In short, Rhum Fest Paris is still a serious rum festival but with even more to appeal to professional visitors and consumer rum fans.
Dates and times
Saturday 13 and Sunday 14 April 2019
From 12 noon to 6:30pm
Trade day for professionals in the drinks business
Monday 15 April 2019
From 10am to 5pm
Gather your friends and celebrate Old Fashioned Week in style this year with a free Havana Club 7 cocktail at the Havana Club ‘Seven Heaven’ parties around the world on 7th November 2018.
Inspired by the cult of the number seven, Havana Club 7 is taking over seven bars across Europe and Latin America at 7pm (local time) and invites cocktail lovers to discover a new and exotic twist on the father of all cocktails – a Havana Club 7 Old Fashioned, crafted with the rum born and made in the streets of Havana.
The list of bars taking part includes:
Solange Bar, Barcelona Licorería Limantour, Mexico City Baltra, Mexico City Xaman, Mexico City Baba au Rum, Athens Ipitou, Athens No Entry by Big Mama, Paris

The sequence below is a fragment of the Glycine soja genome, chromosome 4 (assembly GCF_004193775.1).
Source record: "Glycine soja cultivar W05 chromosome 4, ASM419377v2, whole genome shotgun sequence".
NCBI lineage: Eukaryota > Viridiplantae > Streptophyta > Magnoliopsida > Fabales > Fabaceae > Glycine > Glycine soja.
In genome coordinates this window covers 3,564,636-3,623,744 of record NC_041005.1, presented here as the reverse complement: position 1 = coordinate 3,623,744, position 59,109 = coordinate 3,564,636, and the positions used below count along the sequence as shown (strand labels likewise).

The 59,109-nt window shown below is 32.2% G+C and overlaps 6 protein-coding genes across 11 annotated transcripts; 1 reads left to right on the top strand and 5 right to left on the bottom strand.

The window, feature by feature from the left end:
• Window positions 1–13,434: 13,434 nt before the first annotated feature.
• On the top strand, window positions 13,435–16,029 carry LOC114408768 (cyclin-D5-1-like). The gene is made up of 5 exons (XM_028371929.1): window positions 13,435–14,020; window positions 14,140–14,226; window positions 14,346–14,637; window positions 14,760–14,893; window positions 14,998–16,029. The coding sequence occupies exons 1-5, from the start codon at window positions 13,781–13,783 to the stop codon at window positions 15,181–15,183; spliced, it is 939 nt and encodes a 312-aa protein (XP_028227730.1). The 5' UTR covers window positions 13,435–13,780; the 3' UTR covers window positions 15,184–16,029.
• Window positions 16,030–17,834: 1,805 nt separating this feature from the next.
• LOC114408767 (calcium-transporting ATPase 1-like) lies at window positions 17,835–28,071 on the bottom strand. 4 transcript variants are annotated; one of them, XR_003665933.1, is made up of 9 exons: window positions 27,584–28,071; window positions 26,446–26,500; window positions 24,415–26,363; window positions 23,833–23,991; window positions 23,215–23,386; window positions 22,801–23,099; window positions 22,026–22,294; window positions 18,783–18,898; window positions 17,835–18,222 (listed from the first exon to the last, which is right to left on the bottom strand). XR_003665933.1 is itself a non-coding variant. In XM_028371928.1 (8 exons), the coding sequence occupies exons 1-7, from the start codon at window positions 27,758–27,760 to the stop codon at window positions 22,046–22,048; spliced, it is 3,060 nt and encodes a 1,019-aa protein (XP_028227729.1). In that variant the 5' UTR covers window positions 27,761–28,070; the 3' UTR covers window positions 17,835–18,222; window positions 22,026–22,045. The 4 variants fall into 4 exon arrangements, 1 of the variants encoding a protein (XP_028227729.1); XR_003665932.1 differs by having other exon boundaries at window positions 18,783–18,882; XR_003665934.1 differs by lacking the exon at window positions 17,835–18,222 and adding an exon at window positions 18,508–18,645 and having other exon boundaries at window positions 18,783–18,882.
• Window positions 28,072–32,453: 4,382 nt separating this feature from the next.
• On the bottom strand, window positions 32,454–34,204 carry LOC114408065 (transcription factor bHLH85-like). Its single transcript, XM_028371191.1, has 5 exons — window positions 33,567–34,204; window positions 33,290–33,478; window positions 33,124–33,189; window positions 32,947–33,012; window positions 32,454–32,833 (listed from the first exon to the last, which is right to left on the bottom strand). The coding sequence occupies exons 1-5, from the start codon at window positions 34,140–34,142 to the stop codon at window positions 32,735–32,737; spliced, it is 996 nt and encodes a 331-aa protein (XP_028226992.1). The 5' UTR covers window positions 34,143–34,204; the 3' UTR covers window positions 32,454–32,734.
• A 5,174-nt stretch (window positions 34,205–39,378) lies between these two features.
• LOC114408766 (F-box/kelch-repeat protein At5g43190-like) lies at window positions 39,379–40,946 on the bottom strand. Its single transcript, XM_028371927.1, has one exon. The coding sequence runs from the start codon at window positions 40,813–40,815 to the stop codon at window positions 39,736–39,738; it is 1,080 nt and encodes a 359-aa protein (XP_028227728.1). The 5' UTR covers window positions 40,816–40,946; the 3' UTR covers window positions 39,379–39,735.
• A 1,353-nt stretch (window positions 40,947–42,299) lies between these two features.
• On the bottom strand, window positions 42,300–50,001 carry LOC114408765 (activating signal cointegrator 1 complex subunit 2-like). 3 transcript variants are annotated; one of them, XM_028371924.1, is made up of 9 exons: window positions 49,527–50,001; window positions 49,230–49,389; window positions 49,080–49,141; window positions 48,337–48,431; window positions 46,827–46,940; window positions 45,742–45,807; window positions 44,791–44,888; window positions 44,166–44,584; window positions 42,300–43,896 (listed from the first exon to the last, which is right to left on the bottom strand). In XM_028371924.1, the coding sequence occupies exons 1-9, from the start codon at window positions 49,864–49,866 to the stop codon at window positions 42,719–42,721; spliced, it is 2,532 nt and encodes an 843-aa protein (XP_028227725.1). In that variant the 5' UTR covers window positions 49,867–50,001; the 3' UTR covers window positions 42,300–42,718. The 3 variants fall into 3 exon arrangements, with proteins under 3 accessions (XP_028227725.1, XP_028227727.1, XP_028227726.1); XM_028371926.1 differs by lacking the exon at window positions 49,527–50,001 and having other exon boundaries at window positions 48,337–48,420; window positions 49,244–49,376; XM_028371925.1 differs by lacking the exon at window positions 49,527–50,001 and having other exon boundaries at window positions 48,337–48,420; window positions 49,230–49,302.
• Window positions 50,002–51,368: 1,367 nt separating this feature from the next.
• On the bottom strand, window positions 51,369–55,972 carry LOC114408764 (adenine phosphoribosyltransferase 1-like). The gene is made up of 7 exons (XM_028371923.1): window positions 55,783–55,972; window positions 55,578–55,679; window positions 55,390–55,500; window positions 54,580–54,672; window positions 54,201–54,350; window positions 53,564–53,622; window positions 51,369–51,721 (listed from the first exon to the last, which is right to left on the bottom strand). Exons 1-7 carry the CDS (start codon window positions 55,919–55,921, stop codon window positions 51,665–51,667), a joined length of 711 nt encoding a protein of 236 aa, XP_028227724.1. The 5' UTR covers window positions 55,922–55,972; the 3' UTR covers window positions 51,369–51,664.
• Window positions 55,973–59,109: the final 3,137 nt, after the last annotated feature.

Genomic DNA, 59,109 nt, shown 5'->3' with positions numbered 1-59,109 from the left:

Entry to the cocktail party and one Havana Club 7 Old Fashioned per head are free of charge but bookings are essential via Eventbrite.
Meimi Sanchez, Havana Club Global Brand Ambassador, added: “The Old Fashioned is a classic cocktail that will never go out of style, but an Old Fashioned made with Havana Club 7 offers a fresh taste of Cuba that provides a tropical twist that’s perfect for modern palates. Join us at our Seven Heaven cocktail party across Europe on the 7th November and be part of the rum revolution!”
Crafted for the first time in the 1970s from a range of different aged rum bases and a new continuous ageing process, Havana Club 7 Years Old was the first ever extra-aged Cuban rum and offers a variety of deep flavours including tobacco, sweet fruit and spices.